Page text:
Harsdorf Appointed to Senate Committees

State Senator Sheila Harsdorf announces her committee assignments for the upcoming 2013-14 legislative session.

MADISON — State Senator Sheila Harsdorf (R-River Falls) has been reappointed to the State Legislature’s budget-writing committee as part of committee appointments recently announced by State Senate leadership.  The committee assignments were made as the Legislature prepares for the upcoming two-year legislative session that begins in January.

“I look forward to continuing our state’s progress from last session in returning fiscal responsibility to state government and encouraging job growth and economic development,” said Harsdorf.  “I am pleased to be reappointed to the finance committee and to provide a voice for western Wisconsin as the state budget is considered.”

Senator Harsdorf will also continue to lead on higher education issues through her appointment as chair of the Senate Committee on Universities and Technical Colleges.  The 10th Senate District includes UW-River Falls and UW-Stout, as well as campuses for both the Wisconsin Indianhead and Chippewa Valley Technical Colleges.

“One of the top concerns raised by small businesses and job creators in our area is a need for skilled workers,” stated Harsdorf.  “As chair of the Committee on Universities and Technical Colleges, I look forward to ongoing input from employers on preparing our state’s workforce, as well as facilitating discussion on the affordability and accessibility of our colleges and universities.”

Harsdorf was also appointed to serve on the Senate Committee on Agriculture, Small Business, and Tourism and the Senate Committee on Energy, Consumer Protection, and Government Reform.

“Small businesses, agriculture, and tourism are vital economic drivers in our region,” Harsdorf continued.  “Given the need to focus on policies that encourage job growth, I am pleased with these committee assignments that will enable me to bring attention to the economy in our rural areas and smaller communities.”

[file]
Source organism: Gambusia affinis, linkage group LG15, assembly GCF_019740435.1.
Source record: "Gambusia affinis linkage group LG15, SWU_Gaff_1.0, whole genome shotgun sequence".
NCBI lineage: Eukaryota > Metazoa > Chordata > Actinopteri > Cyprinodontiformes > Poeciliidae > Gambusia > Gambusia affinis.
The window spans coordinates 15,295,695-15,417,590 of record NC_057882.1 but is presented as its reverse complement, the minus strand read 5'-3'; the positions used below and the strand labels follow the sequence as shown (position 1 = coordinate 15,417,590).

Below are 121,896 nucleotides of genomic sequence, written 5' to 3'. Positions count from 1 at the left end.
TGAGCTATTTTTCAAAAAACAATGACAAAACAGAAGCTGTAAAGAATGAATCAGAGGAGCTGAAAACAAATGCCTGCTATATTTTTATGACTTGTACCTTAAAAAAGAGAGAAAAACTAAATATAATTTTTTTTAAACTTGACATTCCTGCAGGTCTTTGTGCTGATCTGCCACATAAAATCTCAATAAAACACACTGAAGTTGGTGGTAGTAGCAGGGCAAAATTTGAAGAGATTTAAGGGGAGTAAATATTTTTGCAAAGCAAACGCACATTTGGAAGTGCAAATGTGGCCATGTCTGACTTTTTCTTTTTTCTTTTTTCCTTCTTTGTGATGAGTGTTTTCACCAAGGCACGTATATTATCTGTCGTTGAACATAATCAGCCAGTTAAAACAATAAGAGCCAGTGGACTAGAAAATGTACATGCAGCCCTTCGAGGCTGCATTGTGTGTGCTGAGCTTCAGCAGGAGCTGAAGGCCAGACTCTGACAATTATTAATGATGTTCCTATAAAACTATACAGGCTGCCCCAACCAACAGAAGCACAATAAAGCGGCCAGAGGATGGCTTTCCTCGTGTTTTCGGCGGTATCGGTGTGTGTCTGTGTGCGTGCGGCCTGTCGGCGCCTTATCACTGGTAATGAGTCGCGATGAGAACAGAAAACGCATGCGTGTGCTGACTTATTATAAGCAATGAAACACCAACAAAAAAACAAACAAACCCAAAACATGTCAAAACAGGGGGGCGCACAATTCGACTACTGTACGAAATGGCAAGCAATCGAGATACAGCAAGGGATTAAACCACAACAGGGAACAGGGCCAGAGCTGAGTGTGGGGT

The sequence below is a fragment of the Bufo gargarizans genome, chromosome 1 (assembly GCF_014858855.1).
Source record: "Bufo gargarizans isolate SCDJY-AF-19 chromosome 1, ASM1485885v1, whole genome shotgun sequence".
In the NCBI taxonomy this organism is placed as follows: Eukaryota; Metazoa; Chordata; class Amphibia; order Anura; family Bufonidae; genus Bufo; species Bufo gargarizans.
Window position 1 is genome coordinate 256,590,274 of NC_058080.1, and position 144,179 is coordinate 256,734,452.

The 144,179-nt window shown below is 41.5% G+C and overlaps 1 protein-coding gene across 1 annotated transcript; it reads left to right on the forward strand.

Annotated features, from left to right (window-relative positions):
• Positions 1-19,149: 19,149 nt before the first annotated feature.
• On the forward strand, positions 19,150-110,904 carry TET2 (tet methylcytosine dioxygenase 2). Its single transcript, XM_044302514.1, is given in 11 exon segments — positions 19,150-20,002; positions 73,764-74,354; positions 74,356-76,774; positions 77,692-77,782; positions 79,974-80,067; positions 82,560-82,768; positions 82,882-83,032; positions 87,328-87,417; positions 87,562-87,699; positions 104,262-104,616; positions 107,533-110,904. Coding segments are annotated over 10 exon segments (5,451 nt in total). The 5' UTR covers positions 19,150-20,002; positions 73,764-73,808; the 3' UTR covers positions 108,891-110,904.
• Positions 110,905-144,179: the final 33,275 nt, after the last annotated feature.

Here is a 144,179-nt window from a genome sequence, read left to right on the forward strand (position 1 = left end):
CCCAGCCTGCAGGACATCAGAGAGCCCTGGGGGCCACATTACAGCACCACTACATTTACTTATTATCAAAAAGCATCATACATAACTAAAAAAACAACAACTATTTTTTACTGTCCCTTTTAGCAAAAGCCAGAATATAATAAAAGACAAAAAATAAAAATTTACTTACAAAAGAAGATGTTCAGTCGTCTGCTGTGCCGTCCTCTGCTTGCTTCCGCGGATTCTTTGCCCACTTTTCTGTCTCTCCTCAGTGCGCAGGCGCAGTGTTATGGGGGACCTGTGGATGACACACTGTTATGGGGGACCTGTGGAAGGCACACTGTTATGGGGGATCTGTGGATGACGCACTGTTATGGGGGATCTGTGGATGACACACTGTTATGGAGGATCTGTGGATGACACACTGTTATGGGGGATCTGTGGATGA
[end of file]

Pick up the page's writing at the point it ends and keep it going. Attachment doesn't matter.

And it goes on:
Harsdorf was also tapped to co-chair the Joint Committee on Information Policy and Technology and serves as the State Senate’s commissioner for the Midwestern Higher Education Compact. 

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Mike Knox December 20, 2012 at 10:42 PM
Chadwick, I worked for years at a Fortune 500 company. Assessing individual performance and its impact on the company's annual goals was very difficult, especially for those in the engineering or customer service departments - sales performance and product line profitability was always pretty straight up. Not every role can or should be assessed by individual performance. I believe that team goals are often much more effective as a means of leading as well as assessing.
Chadwick December 20, 2012 at 11:08 PM
@Mike, That is true in some scenarios and in this situation I think there would be both individual and group goals and compensation but it would definitely be heavily individual performance that is going to make the difference in a childs life.
Mike Knox December 21, 2012 at 12:13 AM
James, very well said. Sometimes a team is quite large, not all stake holders have equal authority or accountability and the final product can be years in the making. This can hold true in many working situations. Performance objectives are important. However, assessing them is an inaccurate science. I recall being asked to provide feedback on co-workers. I was often aware of that persons relationship with the manager. It had an affect on how honest I was.
mainstreet December 21, 2012 at 03:48 PM
Worked for 30 years as an engineer in 3 different Fortune 500s. Performance reviews every year. Set goals and objectives for following year, identify individual weaknesses and strong points to work on and put down on paper a career path. Next year review. Not a big deal. The only people who think it can't be done or is impracticable are the people who can't stand on their own two feet and take responsibly for themselves.
mainstreet December 21, 2012 at 09:23 PM
JR. I would say a 7 or 8. The key is to make sure there are measurable goals set, otherwise they are a waste of time. I couldn't agree more that the evaluations are an ongoing process. We had mid-years actually so that you could readjust some goals if needed. If we didn't agree with the evaluation we could write that in it before we signed off as well - not that it got you anywhere but at least it was documented.


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